Aussie ammunition maker, Woodleigh under the Federal Premium brand, has picked up a prestigious award for its Hydro Solids. The bullet earned a Field & Stream 2013 Best of the Best Award in the ammunition category.

Aussie ammo maker picks up prestigious award

Woodleigh Bullets’ hydrostatically stabilised solids have picked up a prestigious international award, being named Best of the Best in US magazine Field & Stream recently.

The Federal Premium Safari Woodleigh Hydro Solids were developed two years ago by the Victorian-based ammunition maker, which discovered a technique for dramatically improving straight-line penetration with significantly reduced deflection from bone.

“The winning products not only withstood our tough testing, but they stood head and shoulders above the rest, displaying absolute excellence in their field,” said Slaton White, Deputy Editor of Field & Stream. “The Best of the Best is the highest honour Field & Stream bestows on gear.”

“The Hydro Solid is built to give perfect straight-line penetration,” said David E. Petzal, Field & Stream Field Editor. “Tester John Blauvelt and I shot the Hydro Solids in 9.3×62 Mauser, the metric equivalent of the .375 H&H. They went through everything we could put in front of them. Everything.”

Woodleigh Bullets founder Geoff McDonald said he was surprised by how quickly the bullet he developed with designer and metallurgist John Morozzi gained recognition.

“We sent the bullet to Federal Premium last year for evaluation and they’ve only just come out with the first commercial batch, so this is very quick,” he said.

“I was quite taken by that because the Americans are quite parochial, so to win something like that is great.

“It’s a very unique concept designed by John Morozzi who came from the extruded metal industry.”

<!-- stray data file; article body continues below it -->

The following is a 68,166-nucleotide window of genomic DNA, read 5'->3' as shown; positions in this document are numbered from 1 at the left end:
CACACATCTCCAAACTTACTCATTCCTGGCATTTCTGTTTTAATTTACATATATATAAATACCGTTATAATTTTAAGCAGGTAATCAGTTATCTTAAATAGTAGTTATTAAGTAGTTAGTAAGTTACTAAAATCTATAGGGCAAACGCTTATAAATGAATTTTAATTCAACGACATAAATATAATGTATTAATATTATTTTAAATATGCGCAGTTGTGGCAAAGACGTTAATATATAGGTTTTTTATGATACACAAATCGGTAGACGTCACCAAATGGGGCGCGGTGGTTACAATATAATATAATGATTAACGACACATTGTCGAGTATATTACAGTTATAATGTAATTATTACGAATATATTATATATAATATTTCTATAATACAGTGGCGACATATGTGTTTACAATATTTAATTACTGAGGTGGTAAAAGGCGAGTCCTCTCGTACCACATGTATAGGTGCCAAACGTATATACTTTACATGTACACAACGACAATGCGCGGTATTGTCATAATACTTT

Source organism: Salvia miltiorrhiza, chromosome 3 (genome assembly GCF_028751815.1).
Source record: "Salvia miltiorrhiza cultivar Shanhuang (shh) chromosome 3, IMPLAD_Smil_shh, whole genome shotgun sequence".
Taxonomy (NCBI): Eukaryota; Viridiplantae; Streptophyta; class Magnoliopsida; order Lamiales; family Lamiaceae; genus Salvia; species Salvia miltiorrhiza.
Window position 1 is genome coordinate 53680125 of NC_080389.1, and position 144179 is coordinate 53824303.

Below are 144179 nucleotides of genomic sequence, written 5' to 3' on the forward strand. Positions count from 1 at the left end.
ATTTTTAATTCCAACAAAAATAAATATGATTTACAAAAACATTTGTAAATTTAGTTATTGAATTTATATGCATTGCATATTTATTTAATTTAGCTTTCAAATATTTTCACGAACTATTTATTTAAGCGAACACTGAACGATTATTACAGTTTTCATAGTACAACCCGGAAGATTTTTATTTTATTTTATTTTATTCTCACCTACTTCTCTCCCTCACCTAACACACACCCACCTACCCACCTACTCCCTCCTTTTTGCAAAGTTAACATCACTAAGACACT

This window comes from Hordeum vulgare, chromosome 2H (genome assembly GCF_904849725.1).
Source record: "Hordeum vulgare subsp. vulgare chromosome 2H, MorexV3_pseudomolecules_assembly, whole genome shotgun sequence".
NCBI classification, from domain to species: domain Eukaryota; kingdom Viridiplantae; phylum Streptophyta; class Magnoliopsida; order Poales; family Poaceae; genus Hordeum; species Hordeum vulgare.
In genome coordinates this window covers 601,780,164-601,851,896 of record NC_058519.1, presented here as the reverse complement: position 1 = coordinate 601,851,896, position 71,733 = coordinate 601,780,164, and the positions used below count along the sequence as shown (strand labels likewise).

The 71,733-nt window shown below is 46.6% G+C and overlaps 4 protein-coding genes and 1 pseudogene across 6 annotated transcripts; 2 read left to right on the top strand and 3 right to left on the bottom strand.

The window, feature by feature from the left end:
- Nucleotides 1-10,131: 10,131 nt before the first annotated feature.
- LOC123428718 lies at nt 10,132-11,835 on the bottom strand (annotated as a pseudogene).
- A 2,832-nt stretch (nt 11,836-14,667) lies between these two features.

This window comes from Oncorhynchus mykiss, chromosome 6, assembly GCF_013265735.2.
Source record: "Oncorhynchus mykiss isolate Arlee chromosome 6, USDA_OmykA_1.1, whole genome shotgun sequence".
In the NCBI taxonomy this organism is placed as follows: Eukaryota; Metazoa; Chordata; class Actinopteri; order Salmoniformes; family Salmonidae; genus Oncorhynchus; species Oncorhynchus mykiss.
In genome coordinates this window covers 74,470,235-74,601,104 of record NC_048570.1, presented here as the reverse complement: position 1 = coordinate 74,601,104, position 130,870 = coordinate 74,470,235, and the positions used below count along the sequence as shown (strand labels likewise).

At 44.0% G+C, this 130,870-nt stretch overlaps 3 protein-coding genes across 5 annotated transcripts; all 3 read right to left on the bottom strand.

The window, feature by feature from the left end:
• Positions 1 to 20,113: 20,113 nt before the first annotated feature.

Morozzi explained that the idea came from his work creating brass tubing, which is essentially driving a thin mandrel through the centre of solid brass rod.

“With the design of the mandrel head, we found a way to keep the mandrel straight and require much less force to penetrate the rod, so, being a keen hunter, I saw a way to translate that into a bullet design,” he said.

“The design of the tip is where the magic is because you’re shearing a wad that creates a wound channel that won’t seal up, but in such a way that it won’t deflect.”

Morozzi added that the brass compound used in the bullet was also a critical factor and where the trade secret lies, while the banding around the bullet helps to reduce barrel wear.

“We tested for three years and even shot through 100-year-old guns that have softer barrels and found they didn’t damage the bore,” he said.

However, the main benefit is the penetration and wound channel that McDonald says creates tissue damage similar to soft-point bullets.

“The idea was to come up with a solid that would penetrate very deeply and maintain its course and we found that the Hydro bullets out-penetrate and maintain their course even when they strike bone or other tissue much better than all other solids,” he said.

“What that means is that as long as you aim at the vitals, you’ll get a clean fatal shot no matter which angle you shoot the animal from.

“It also means that if you’re shooting in thick scrub, you won’t get deflection off foliage.”

“I think what we’ve done,” said Morozzi, “is bridge the gap between expanding and solid bullets.”

The bullets were designed predominantly for big game such as buffalo in Australia, but with calibres from 577 down to 7mm, there are bullets suitable for deer and other smaller game. McDonald also said they were looking at a 22 calibre bullet.

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